The game assigns sometimes congruous but more often random movements to the characters' ability to interact with objects or people. These random movements inevitably become how players of the game break it down to progress. Can I open this armoire? Have I gotten the ability to leave yet? Why can I pick up this glass, will I need it later? Switching characters between chapters hardly affects the gameplay at all, and once again, is done in service of the story and little else. Characters don't even differ in walking speed or stamina, something we've already seen in much earlier games, even though you get control of a fit thirty-something FBI agent, a very thin twenty-something girl, and an older overweight PI. You'll more-often-than-possible get into fight sequences which boil down to sudden movements you need to make. Well, need is an unfair word. There are fights you can die in, and fights you can't. In its defense, the ones you can't may result in the character having bruises on their face for the remainder of the game, and the ones you can die in have several commands you can fail at to be killed. Ultimately, it has you control so many useless movements both in and out of battle that half the time I want to fail just to see if it matters. Replaying a single chapter of this game will shatter any and all illusion of control that you might have believed you had during your first time through.
Usually I'm against separating parts of a review into sections describing graphics versus audio versus gameplay, but here it's unavoidable. The graphics are some of the best I've ever seen, along with some of the effects and framing. The game felt more like it was pursuing cinematography than employing video game character models. I used to annoy one of my old roommates by forgetting I was watching his new HD TV a few seconds after it was turned on, as those sorts of things are largely lost on me, but with Heavy Rain, even I had to stand back occasionally and remind myself I was playing a game and not watching a movie. Aside from the horrendous mouth movements, some of the facial animations and motion capture were jaw-dropping. And yet, there are certain things that would stand out as eye-sores if you were to put them one generation back, occassionally popping up to remind you what you're actually doing.
So it's maybe a game, maybe not. Did I have fun? Was the game worth it? Difficult to say. The game seems to forgo interesting gameplay mechanics and apt button application to focus on its story (I can't tell you how easy and natural it was to shoot a gun, and how many times I failed to sit in a chair). Let's start with the good. There was one character I liked so much I kept going back and playing differently until I got his best ending before I was satisfied. There are scenes that stand out to me now, even though I had little control during them, that I reconsidered my choices made during them later. However, the first point of any interest in the entire game is buried a good three to four hours in, with me flippantly deciding to risk the main character's life hoping for something to occur that may be more than emotional character development. Even worse, I found no real fun or compulsion to continue until around that same mark. There are two major glitches in the first hour or so that I'm not used to seeing outside a testing lab. Then, there are serious plot holes and unexplained phenomena that are used to push the story along. How serious? After you find out who it is, nothing the central antagonist then does in this psychological thriller makes any sense, and the killer's identity also invalidates the logic behind anything said killer had done up to that point. Again, the word “average” simply doesn't apply here.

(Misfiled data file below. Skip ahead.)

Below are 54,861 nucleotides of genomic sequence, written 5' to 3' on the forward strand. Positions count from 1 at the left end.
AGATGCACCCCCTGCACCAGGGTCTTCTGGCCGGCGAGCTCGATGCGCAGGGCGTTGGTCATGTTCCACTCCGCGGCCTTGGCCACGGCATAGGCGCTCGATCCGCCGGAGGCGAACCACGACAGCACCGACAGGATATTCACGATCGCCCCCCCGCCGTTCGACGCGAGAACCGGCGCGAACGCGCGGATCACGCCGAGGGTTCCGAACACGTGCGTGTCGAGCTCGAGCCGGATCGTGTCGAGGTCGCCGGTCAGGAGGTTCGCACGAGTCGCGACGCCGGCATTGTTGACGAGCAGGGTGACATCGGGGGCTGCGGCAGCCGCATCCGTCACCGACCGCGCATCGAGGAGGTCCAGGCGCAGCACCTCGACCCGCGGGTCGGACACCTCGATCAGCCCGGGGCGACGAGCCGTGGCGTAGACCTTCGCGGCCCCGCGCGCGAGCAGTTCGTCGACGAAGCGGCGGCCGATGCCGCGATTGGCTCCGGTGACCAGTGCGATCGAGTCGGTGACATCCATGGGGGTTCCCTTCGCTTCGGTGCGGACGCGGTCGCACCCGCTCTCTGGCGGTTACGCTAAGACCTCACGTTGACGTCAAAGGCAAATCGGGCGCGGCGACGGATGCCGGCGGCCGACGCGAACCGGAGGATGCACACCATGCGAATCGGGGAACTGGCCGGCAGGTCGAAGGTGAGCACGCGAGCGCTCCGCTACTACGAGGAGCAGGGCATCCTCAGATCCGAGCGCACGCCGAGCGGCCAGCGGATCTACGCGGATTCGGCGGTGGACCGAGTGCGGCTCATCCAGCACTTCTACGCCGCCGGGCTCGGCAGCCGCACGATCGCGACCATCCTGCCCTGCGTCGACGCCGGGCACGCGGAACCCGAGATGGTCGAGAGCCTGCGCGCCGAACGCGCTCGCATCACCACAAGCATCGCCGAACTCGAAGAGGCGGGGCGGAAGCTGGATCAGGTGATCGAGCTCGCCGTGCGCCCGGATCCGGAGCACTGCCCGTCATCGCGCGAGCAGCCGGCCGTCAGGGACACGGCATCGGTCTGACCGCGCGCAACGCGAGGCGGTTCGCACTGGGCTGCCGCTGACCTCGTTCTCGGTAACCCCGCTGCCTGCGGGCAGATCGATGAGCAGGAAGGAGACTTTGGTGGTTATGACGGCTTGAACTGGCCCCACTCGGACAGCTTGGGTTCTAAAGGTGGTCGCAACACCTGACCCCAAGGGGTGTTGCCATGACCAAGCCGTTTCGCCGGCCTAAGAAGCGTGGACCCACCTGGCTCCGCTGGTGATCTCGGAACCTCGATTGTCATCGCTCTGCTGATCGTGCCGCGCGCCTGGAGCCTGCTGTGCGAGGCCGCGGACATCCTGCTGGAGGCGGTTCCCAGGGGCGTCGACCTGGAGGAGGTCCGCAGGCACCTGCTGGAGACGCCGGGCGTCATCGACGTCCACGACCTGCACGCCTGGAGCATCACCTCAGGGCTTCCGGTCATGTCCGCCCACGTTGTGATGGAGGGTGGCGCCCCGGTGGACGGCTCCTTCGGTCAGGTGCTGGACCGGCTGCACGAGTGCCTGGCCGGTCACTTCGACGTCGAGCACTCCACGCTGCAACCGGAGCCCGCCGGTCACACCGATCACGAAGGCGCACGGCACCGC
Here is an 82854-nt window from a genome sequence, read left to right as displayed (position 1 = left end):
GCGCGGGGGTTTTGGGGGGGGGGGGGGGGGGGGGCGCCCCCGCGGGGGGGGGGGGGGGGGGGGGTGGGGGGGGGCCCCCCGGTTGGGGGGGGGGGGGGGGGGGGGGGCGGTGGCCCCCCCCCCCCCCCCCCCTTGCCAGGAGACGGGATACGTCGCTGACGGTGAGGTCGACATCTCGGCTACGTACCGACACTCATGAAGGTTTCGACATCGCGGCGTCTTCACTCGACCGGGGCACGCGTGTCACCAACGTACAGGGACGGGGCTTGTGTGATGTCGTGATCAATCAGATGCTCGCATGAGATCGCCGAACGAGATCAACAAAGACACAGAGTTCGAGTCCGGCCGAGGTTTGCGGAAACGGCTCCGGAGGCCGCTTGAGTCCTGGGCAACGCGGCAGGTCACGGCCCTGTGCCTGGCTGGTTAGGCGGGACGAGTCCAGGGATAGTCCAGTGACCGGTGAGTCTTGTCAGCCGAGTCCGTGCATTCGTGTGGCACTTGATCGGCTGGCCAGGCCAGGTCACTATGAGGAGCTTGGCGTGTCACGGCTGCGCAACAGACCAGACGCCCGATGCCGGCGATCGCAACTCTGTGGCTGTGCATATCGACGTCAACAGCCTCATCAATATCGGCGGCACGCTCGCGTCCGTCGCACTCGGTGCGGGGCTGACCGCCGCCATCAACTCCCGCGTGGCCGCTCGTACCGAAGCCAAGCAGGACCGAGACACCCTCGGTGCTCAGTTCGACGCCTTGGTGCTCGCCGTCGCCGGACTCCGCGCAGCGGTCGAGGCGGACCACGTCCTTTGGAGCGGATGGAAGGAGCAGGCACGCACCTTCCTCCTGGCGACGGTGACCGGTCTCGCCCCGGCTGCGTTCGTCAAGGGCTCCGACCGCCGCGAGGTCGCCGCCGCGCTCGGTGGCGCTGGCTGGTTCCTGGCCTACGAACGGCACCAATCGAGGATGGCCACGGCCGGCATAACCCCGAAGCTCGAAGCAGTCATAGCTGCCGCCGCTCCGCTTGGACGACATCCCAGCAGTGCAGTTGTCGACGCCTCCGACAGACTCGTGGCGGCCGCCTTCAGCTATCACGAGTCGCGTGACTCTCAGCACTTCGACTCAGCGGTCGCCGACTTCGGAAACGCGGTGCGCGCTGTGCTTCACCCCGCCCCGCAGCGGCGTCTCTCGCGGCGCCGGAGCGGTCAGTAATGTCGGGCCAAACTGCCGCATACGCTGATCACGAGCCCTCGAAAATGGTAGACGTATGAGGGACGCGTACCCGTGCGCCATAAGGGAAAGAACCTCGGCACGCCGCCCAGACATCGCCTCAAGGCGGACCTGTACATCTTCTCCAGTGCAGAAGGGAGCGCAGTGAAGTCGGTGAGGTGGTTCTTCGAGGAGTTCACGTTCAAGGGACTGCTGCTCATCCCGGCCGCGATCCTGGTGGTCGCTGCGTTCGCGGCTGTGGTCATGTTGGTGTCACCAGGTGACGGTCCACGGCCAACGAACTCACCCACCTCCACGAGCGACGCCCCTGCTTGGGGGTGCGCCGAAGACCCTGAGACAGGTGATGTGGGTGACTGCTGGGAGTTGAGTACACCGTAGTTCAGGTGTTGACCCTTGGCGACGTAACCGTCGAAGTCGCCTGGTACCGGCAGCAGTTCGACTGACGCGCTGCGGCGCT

In the end, Heavy Rain just failed at being an enjoyable experience. There were some good parts of the story, and of the experience, parts that I can point to, even ones including interaction, and say to myself, “Yes, that was very cool, I really like the way that was handled.” The approach to the final trial for Ethan was somber and elegant. The suppressed musical theme going lightly in the background and the slow and halting gait by our protagonist who has been beaten but not broken almost had me swooning. Or course, even this stunning scene was marred in the name of faux-interactivity. Dialogue trees quickly become contradictory and the voice acting amateurish. All of a sudden, I feel like I'm a generation or two back, at the dawn of voice acting in games.
With the focus being on the plot (even to the detriment of the gameplay), having that plot thrown back in my face near the end by not making any sense and feeling rushed made for an experience that was only memorable for letting me down. Ultimately, I felt like the game would almost be better without me playing it. It's forced to deal with me as an outside party, rather than me interacting with it and driving the story along. That's really not the feeling I want to get when playing the game. If you're really into this sort of thing, you've got some good parts ahead of you. This is like an eight to ten hour movie with a bunch of alternate endings filmed for your viewing pleasure. Otherwise, I can't say you're missing much.
Developer: Quantic Dream
Release: February 23, 2010
Available On: PlayStation 3
Similar Titles Played:
Shenmue - Like
Shenmue II - Like